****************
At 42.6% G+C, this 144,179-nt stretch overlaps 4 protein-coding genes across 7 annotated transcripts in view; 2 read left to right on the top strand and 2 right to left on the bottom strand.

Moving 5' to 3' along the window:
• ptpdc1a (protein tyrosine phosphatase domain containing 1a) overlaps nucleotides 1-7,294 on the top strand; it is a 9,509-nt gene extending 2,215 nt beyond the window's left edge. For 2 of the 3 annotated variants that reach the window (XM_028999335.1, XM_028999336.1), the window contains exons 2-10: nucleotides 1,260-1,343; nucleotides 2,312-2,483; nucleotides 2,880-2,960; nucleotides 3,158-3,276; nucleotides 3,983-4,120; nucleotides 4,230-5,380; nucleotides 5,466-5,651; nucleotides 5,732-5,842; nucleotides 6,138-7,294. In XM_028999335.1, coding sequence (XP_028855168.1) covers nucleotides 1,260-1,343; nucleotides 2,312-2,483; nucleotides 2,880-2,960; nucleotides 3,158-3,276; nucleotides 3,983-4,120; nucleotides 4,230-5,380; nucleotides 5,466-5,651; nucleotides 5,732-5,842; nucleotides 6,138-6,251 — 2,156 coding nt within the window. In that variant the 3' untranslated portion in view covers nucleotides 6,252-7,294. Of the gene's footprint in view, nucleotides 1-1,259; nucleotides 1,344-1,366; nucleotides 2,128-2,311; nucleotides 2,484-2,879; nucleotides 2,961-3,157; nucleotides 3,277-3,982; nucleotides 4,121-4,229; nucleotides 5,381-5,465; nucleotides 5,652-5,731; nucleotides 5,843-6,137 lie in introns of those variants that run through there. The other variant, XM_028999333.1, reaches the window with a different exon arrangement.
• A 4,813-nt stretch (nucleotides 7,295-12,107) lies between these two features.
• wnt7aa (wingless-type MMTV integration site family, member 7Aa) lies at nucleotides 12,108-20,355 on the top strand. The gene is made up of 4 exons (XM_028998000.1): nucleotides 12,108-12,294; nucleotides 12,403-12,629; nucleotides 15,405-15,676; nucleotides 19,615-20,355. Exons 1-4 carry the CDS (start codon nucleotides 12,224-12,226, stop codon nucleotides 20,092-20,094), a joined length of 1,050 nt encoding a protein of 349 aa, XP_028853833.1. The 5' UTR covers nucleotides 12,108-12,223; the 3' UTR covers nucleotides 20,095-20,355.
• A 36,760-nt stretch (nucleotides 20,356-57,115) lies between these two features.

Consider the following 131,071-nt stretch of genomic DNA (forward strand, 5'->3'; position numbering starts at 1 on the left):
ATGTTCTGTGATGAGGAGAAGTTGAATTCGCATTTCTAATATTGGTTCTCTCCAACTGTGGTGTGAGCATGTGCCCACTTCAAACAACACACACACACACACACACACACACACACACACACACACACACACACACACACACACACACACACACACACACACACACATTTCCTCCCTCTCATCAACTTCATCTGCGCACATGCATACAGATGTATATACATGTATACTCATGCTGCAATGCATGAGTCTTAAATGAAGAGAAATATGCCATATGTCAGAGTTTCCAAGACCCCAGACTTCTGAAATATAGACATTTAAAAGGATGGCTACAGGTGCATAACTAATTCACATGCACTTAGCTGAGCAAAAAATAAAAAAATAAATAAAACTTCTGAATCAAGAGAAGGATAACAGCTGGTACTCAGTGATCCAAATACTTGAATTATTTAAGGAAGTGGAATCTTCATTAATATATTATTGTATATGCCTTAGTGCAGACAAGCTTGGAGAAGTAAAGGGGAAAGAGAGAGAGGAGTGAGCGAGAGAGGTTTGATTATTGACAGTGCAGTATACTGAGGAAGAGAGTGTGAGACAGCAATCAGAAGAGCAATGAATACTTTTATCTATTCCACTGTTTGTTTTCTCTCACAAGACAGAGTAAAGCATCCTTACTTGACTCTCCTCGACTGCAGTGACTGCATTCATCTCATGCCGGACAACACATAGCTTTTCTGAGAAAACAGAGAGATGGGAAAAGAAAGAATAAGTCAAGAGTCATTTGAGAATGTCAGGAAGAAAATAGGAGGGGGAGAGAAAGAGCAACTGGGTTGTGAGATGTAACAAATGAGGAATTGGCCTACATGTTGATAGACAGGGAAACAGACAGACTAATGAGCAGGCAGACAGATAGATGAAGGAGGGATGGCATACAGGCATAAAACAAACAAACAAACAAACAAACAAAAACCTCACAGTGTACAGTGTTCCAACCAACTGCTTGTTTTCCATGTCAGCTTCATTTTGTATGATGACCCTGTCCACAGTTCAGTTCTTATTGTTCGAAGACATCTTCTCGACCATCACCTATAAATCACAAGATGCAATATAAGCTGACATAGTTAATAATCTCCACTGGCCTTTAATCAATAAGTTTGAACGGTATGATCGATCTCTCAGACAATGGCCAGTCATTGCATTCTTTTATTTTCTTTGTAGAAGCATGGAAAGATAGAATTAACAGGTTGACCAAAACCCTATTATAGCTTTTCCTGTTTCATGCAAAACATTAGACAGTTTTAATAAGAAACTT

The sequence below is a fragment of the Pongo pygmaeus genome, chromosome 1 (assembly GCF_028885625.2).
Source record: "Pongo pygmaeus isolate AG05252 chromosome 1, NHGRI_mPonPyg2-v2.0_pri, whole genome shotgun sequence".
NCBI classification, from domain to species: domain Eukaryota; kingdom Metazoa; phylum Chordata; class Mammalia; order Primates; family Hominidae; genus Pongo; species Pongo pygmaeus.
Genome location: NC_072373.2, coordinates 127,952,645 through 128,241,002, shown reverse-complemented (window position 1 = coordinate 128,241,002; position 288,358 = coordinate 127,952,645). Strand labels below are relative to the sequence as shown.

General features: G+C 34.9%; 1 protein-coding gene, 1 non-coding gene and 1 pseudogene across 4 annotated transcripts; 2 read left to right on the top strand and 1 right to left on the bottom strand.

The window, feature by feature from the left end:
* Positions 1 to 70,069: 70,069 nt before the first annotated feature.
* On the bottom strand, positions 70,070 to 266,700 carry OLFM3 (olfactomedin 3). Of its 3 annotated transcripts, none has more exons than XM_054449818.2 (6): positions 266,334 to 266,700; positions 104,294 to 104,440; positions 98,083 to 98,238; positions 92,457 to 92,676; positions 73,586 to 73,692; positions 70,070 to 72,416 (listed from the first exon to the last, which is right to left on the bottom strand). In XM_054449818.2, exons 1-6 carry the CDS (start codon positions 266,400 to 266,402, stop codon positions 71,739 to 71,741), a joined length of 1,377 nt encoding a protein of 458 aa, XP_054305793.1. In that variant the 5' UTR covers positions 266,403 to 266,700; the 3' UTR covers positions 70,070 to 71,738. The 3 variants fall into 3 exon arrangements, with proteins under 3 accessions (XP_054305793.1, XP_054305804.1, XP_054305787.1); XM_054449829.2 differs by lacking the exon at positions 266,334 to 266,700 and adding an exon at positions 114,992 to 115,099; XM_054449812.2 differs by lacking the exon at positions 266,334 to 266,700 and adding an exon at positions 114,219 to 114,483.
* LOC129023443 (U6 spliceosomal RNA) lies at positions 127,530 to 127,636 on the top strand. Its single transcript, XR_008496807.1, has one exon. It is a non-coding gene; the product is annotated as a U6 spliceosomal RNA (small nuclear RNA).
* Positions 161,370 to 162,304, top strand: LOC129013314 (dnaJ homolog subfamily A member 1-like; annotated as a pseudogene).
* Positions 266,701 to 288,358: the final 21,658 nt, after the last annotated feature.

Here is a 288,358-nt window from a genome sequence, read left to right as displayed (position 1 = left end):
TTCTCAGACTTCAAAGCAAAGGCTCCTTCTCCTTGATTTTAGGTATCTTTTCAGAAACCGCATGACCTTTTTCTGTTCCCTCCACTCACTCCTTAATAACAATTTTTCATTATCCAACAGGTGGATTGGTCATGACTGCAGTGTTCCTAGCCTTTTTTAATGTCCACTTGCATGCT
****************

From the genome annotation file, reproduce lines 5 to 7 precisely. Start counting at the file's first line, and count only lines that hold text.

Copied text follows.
• wnt7aa (wingless-type MMTV integration site family, member 7Aa) lies at nucleotides 12,108-20,355 on the top strand. The gene is made up of 4 exons (XM_028998000.1): nucleotides 12,108-12,294; nucleotides 12,403-12,629; nucleotides 15,405-15,676; nucleotides 19,615-20,355. Exons 1-4 carry the CDS (start codon nucleotides 12,224-12,226, stop codon nucleotides 20,092-20,094), a joined length of 1,050 nt encoding a protein of 349 aa, XP_028853833.1. The 5' UTR covers nucleotides 12,108-12,223; the 3' UTR covers nucleotides 20,095-20,355.
• A 36,760-nt stretch (nucleotides 20,356-57,115) lies between these two features.

Consider the following 131,071-nt stretch of genomic DNA (forward strand, 5'->3'; position numbering starts at 1 on the left):